It’s the Wrong North, Gromit

By Saul Freeman

Three days and some sleep later and I have some thoughts.

Thought 1 is to make it clear that I was at all times – and still am – very much in the Remain camp. Thought 2 is to note how wearily reductive and predicable much of the post-cataclysm commentary from appalled Remainers on the Left has been.

Thought 3 is that I live in the North – heartland of Brexit.

Much of what I read in the media and on social media seems to boil down to a howl of outrage that those outside London were ever handed an opportunity to express their democratic rights. Draw a line somewhere north of Milton Keynes, South and West of Swindon and East of Peterborough and they simply can’t be trusted. Londoners are at this very moment petitioning the higher powers (Thom Yorke, perhaps?) to either hold another vote or to declare a city state that can rejoin Europe and run screaming from association with the grubby provinces: “You’re all a bunch of racists!”

When reasonable folk point out that this might display a degree of ignorance and prejudice in equal proportion to the alleged crime of the Brexiters, even hitherto sensible dead-centrist folk like Dan Hodges  – now of the Mail on Sunday – come over all self-assured and self-righteous:

Mention the “North-South divide” and the full weight of the South-East (with a per capita atomic mass roughly equivalent to that of a 3 bedroom loft-style apartment in groovy Hackney) drops from the sky onto those impertinent enough to suggest that the vote might tell us something important about our nation and that deserves scrutiny.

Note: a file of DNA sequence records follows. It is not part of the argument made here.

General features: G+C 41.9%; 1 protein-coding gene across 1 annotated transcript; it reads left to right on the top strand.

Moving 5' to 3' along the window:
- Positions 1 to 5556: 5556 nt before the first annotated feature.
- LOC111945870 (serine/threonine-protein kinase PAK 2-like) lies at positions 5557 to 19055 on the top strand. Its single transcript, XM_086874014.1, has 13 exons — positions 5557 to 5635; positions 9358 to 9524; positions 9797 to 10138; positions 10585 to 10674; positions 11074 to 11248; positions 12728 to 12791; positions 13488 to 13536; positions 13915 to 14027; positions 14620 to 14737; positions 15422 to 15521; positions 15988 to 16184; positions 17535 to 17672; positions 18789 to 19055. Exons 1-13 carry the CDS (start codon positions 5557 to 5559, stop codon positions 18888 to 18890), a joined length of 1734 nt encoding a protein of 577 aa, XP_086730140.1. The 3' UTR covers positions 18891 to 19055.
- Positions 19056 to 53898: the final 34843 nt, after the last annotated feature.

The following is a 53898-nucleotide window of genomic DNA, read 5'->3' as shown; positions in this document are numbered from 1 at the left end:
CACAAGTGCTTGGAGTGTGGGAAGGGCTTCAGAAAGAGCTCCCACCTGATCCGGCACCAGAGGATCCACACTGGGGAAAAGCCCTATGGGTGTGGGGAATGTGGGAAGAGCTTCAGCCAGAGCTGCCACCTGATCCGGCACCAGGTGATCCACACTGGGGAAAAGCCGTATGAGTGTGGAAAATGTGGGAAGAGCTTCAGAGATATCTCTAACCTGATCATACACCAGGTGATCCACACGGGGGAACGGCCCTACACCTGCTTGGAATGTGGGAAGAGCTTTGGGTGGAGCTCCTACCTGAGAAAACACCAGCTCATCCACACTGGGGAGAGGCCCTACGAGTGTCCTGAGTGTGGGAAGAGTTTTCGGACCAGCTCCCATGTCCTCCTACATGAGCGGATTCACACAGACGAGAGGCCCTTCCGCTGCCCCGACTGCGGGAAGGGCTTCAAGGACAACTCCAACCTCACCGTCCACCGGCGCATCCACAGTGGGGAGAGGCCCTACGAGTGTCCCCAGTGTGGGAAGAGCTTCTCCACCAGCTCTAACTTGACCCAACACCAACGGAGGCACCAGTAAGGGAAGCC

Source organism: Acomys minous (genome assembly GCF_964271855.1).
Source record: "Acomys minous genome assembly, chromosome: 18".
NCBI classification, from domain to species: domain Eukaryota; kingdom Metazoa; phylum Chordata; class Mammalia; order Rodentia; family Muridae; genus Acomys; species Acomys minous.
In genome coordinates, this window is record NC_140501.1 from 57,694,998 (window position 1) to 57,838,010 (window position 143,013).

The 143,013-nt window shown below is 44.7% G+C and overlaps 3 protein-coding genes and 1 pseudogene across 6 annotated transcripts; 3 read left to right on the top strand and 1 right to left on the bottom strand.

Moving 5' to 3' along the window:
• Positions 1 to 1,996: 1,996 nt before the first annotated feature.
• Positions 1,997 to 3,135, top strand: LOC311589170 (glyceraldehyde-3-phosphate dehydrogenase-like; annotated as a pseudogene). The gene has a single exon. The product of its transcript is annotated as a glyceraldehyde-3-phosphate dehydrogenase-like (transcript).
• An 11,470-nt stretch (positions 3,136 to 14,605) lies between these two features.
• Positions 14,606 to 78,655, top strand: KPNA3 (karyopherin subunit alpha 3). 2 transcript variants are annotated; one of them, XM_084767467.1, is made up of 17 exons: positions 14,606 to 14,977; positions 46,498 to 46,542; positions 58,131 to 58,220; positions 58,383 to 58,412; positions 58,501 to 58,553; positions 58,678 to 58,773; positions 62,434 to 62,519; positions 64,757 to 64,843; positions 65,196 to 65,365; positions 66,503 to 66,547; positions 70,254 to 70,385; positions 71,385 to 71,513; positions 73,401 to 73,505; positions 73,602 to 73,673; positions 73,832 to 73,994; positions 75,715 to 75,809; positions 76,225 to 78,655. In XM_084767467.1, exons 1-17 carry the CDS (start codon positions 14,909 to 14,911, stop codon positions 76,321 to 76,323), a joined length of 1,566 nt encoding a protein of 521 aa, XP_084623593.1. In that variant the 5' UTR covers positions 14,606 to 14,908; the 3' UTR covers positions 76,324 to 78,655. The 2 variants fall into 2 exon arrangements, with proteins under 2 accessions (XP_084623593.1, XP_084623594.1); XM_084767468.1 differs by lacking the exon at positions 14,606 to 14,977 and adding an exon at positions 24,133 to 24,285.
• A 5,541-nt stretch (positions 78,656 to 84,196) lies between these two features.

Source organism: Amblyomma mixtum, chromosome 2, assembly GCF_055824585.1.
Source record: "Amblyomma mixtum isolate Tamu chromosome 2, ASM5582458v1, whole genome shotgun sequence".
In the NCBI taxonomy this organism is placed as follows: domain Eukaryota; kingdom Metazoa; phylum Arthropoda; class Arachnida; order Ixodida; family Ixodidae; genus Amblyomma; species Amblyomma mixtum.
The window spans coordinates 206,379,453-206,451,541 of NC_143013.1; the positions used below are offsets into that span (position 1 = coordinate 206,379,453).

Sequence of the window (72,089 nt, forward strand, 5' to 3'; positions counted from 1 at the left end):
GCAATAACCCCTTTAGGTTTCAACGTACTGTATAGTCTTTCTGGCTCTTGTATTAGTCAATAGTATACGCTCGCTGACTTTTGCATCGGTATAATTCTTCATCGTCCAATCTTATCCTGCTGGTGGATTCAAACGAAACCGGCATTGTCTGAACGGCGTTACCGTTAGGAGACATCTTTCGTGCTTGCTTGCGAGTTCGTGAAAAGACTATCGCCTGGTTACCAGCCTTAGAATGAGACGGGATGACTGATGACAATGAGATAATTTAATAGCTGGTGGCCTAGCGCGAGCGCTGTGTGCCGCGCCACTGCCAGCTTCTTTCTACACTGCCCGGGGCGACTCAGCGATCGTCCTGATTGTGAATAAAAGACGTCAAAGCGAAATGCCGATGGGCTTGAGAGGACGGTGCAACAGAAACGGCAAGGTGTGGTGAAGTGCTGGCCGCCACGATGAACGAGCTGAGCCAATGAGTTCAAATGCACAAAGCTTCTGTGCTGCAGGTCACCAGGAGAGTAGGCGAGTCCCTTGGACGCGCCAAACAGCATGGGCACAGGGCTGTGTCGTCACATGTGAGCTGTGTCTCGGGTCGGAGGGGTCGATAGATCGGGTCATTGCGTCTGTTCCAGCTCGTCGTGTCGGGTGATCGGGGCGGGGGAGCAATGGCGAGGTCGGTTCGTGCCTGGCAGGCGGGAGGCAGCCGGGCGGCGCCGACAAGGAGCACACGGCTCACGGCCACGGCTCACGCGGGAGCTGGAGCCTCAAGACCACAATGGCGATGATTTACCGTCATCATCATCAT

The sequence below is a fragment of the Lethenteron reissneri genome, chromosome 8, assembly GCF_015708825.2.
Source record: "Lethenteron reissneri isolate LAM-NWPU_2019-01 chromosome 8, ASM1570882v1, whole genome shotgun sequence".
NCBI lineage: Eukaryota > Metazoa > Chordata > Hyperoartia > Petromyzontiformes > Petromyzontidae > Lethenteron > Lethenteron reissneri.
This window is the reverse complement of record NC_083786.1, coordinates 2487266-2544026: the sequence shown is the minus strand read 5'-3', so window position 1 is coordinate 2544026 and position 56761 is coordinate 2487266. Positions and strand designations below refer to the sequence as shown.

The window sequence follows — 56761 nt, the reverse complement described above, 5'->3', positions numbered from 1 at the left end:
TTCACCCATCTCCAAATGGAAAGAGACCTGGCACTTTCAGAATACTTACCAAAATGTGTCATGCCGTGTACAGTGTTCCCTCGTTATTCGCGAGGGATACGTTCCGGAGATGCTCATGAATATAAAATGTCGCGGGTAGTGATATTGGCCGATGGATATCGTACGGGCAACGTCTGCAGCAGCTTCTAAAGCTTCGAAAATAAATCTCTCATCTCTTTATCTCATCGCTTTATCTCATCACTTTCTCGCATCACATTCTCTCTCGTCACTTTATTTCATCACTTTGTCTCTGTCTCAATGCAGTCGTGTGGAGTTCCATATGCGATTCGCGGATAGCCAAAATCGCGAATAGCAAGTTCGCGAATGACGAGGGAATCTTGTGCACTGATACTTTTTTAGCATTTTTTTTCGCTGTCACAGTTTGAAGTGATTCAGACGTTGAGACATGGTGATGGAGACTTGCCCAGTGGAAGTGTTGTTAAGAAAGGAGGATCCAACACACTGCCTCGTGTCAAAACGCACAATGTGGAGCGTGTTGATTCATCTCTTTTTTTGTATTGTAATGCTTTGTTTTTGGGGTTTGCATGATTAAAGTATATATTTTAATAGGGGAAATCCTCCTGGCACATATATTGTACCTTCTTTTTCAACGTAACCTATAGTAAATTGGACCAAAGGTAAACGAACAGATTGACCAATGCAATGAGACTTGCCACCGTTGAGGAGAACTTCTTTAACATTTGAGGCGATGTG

In the 1980s as the North bore the full brunt of the Thatcherite attack on the working classes who toiled in heavy industry, the Left expressed its love and admiration for those plucky Northerners. Both in London and up and down what was to become the M4 corridor, you couldn’t move for Constituency Labour Parties and the SWP, RCP & CPGB organising Miners Solidarity Groups. A cynic might imagine that there was a fetishising of the North and all who sailed in her from those who knew almost nothing of life there and what that looked, felt and smelled like. But never mind that – we all had the donkey jackets and Coal not Dole button badges. We loved those Northerners, fighting the fight on the sharp end of the class struggle. They were worthy.

A generation and a half later and the pits are now logistics distribution centres handily located close to the M1. Former pit villages are teetering under the weight of a structural unemployment that crushes and splits communities. Cities like Sheffield -built on the sheer good fortune of proximity to both seams of coal, rushing rivers and iron ore – lurch from one funding crisis to the next, locked in a death-grip with endless disappointment and never-quite-arrested decay. The North doesn’t die; distinct bits of it do – of course – prosper, thank you very much. But it’s not like London and the South East. It just isn’t.

Here’s the thing, and at face value it’s quite simple: there are not enough jobs. What jobs there are are often low paid and insecure. In London and the South East there are – broadly – enough jobs. That doesn’t mean they are all fulfilling, well paid and involve foreign travel, but the jobs are there.

In Sheffield, for example, if you’re a white-collar worker (say, an administrator) the reality is that if you can’t get a job in one of the two universities or the dwindling Home Office presence, you will a) struggle to find a permanent job and b) when you get one, it will pay roughly a third less than a similar job that your friend has at the university. Your mortgage or rent however will not go down by a third. If you’re an unskilled blue-collar worker – well, good luck with that one.